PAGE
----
Friday, December 05, 2014

'The Paying Guests' by Sarah Waters

5 December 2014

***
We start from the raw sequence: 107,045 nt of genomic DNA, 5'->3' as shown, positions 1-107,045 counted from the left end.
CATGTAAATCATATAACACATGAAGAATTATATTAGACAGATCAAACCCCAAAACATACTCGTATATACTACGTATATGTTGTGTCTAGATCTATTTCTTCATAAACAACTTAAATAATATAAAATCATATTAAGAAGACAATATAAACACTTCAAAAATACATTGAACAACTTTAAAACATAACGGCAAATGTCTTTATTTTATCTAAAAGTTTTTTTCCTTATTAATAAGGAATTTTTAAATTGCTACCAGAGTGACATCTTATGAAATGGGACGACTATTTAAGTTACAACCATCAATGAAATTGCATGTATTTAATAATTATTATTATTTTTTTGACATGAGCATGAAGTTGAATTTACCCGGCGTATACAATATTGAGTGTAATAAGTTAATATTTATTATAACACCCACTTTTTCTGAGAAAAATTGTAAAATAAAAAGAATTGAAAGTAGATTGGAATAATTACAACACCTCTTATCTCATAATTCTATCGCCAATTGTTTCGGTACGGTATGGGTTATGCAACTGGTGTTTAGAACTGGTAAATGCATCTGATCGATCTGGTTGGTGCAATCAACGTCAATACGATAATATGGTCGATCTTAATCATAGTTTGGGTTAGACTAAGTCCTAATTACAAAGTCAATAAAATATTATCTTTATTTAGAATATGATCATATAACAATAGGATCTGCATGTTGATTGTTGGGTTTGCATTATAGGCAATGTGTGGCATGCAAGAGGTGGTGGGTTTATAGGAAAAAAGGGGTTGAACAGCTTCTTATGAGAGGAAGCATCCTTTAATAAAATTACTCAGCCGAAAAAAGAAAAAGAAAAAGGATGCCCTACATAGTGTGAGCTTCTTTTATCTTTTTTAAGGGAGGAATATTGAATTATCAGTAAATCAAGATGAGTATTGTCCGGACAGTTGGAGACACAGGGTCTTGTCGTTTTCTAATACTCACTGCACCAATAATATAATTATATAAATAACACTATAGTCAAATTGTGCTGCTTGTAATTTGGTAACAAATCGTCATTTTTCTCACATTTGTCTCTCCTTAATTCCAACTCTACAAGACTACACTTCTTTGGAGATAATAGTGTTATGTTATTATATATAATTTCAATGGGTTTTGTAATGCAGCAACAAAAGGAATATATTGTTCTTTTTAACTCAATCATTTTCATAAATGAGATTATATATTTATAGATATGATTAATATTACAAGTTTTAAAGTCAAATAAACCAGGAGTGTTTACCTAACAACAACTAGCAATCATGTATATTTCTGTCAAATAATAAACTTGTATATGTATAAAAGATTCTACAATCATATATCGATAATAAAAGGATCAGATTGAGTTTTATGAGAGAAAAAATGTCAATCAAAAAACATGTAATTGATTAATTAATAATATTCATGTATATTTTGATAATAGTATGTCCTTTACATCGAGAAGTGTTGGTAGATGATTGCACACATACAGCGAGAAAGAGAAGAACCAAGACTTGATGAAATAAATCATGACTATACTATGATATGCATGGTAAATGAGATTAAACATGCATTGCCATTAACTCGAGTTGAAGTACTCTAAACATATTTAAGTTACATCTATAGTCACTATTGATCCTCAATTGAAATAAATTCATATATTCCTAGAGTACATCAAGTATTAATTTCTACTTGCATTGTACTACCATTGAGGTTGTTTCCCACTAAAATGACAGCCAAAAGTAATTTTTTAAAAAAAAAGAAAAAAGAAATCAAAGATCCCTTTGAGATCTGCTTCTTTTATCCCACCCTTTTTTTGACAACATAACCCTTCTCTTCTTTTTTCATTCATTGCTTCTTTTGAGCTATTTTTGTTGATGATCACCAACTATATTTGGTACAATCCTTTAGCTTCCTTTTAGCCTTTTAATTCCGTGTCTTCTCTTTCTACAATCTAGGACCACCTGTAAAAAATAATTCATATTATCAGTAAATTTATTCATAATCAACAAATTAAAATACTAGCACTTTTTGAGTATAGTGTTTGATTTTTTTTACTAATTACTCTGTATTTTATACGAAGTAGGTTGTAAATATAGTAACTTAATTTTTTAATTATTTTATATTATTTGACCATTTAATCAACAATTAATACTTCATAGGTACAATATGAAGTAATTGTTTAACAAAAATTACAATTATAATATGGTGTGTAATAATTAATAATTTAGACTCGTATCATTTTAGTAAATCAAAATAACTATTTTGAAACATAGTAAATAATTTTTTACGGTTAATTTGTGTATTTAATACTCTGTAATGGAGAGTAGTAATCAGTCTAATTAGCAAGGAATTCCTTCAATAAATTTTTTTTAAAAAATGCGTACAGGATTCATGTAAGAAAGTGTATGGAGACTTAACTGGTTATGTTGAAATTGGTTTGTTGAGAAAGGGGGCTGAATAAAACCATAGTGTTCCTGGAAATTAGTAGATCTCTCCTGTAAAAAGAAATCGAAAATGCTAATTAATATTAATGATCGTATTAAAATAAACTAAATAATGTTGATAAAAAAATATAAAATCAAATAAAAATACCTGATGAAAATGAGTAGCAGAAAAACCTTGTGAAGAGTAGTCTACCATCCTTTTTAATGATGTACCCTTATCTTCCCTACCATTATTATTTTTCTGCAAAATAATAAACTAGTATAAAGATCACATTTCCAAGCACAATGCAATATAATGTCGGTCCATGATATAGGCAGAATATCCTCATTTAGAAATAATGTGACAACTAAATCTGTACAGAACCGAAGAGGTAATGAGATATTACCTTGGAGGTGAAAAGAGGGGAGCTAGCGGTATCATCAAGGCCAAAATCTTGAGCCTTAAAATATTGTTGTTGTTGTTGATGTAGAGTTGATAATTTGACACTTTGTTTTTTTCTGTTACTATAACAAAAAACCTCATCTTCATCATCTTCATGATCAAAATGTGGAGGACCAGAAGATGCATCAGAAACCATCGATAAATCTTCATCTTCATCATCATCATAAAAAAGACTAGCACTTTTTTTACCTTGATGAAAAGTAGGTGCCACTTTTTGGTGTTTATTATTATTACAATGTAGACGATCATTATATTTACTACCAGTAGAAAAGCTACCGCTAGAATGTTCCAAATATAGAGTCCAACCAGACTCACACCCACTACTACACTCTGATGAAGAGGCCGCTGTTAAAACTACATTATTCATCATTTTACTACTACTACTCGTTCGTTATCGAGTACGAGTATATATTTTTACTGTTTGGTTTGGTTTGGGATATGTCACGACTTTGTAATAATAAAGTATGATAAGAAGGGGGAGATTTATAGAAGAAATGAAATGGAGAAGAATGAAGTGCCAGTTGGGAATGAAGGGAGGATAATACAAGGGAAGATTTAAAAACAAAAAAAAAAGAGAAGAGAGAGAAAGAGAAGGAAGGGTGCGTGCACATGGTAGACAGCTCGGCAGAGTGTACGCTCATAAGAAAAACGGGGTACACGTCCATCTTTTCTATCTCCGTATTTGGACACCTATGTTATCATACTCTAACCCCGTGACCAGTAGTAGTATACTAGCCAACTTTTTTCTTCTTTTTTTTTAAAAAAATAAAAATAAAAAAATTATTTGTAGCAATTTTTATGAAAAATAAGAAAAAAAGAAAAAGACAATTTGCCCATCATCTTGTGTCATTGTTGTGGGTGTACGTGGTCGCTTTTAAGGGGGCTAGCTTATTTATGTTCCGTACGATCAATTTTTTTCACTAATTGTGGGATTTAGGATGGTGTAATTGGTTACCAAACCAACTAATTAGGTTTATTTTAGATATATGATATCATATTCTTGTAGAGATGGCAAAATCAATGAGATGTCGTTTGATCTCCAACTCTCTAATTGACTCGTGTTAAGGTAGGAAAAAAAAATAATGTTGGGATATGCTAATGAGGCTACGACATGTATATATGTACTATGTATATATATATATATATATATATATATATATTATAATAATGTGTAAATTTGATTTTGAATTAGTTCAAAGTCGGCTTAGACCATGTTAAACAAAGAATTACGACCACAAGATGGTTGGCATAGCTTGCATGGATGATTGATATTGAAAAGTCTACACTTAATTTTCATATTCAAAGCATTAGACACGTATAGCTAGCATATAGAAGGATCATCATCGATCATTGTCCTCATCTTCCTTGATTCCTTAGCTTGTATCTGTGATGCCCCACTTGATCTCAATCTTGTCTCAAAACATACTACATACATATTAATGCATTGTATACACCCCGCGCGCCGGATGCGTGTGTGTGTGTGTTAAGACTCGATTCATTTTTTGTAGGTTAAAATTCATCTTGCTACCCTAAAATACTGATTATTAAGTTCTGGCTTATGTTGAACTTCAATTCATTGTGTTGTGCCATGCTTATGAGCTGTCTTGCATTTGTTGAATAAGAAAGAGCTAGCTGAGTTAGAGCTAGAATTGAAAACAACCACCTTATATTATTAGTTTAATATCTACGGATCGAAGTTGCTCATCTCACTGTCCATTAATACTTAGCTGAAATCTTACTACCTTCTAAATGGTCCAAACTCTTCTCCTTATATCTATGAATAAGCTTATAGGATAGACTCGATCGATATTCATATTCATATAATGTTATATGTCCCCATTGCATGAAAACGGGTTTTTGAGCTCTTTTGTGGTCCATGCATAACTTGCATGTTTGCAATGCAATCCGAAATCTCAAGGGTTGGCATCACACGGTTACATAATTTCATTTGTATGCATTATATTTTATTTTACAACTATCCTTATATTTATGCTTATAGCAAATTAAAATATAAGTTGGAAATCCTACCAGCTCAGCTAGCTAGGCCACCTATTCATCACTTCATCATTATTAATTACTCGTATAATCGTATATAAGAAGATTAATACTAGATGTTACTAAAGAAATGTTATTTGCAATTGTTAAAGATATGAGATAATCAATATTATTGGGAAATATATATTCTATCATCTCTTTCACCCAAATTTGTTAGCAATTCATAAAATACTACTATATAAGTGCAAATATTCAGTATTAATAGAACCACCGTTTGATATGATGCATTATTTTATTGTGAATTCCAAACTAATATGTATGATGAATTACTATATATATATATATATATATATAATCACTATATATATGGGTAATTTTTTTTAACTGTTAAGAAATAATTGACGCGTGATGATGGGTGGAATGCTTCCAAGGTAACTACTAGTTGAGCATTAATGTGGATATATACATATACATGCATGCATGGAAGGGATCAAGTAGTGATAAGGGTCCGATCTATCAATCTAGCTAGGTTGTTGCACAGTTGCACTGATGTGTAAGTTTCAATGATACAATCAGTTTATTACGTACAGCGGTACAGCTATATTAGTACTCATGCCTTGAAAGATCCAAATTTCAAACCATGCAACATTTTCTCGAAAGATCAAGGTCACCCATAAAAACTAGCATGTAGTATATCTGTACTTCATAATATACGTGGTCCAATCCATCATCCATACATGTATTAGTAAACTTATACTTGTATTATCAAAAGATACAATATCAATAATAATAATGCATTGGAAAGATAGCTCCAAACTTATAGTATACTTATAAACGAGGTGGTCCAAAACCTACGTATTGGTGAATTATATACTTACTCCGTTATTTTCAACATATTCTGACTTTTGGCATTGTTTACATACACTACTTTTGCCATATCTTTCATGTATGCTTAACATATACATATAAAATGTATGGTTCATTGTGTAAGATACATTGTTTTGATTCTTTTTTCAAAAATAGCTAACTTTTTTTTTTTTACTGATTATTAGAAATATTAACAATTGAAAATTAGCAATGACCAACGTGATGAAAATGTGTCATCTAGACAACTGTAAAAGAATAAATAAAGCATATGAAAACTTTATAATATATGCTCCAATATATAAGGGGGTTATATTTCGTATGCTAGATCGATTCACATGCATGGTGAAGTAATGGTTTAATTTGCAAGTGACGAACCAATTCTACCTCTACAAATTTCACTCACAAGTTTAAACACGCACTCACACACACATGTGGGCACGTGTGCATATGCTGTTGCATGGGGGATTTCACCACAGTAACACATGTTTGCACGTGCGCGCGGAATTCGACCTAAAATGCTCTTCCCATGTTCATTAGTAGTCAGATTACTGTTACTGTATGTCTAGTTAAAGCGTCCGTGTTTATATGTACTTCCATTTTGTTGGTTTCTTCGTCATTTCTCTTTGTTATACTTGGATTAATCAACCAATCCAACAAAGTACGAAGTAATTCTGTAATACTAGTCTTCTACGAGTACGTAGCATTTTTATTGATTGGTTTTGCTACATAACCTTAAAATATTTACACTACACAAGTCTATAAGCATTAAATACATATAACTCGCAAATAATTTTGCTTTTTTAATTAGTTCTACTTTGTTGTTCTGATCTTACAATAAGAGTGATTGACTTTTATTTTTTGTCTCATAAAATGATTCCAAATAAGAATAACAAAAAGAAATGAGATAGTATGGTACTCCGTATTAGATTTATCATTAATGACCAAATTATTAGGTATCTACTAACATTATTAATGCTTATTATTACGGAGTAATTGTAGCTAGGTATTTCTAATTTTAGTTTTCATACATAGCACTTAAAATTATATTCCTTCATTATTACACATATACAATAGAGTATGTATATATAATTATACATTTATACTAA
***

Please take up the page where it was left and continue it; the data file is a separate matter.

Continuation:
A new novel by Sarah Waters is always a treat to look forward to. I've just finished reading 'The Paying Guests' (as an unabridged audio book, narrated by Juliet Stevenson). Like its predecessors, 'The Night Watch' (reviewed here in January 2008) and 'The Little Stranger' (reviewed here in June 2010), this is a long (576 pages), historical novel set in the first half of the twentieth century. 'The Paying Guests' begins in 1922 in a London still feeling the effects of the First World War. Frances Wray lost both her brothers in the war and, following the death of her father, she and her mother, having dispensed with their servants, can only afford to stay in the family home by taking in lodgers. The story is told in the third person but through the eyes of Frances. Waters is a brilliant writer and she conjures up the world of 1922 in minute detail so that you feel exactly what it would have been like to have been there. Her writing never betrays any knowing historical hindsight and feels extensively researched and completely true to the period. You could believe it was a contemporary novel of the time, if it were not for a level of sexually explicit content that would not have been acceptable in a literary novel in 1922. The tension between the middle-class Wrays and their lower-class lodgers, the Barbers, is subtly drawn but palpable. This is a world in which social standing is indicated by the wearing of hats. The first half of the novel is slow, careful and very bleak, portraying the humdrum existence of everyday life. The second half feels like a different book – a tense, dramatic thriller that grips the reader, giving little away about where the plot may take us. But the melodramatic latter section is all the more effective for building on the painstaking detail of the early chapters and showing us that, amid the intricate descriptions of the characters' daily lives there were tiny clues whose importance is only revealed much later as the plot takes hold and violently shakes these lives until everything falls out. 'The Paying Guests' is a fairly grim tale, with little humour to light the bleakness of post-war London, but it's beautifully written, expertly crafted and builds to a thrilling finale.



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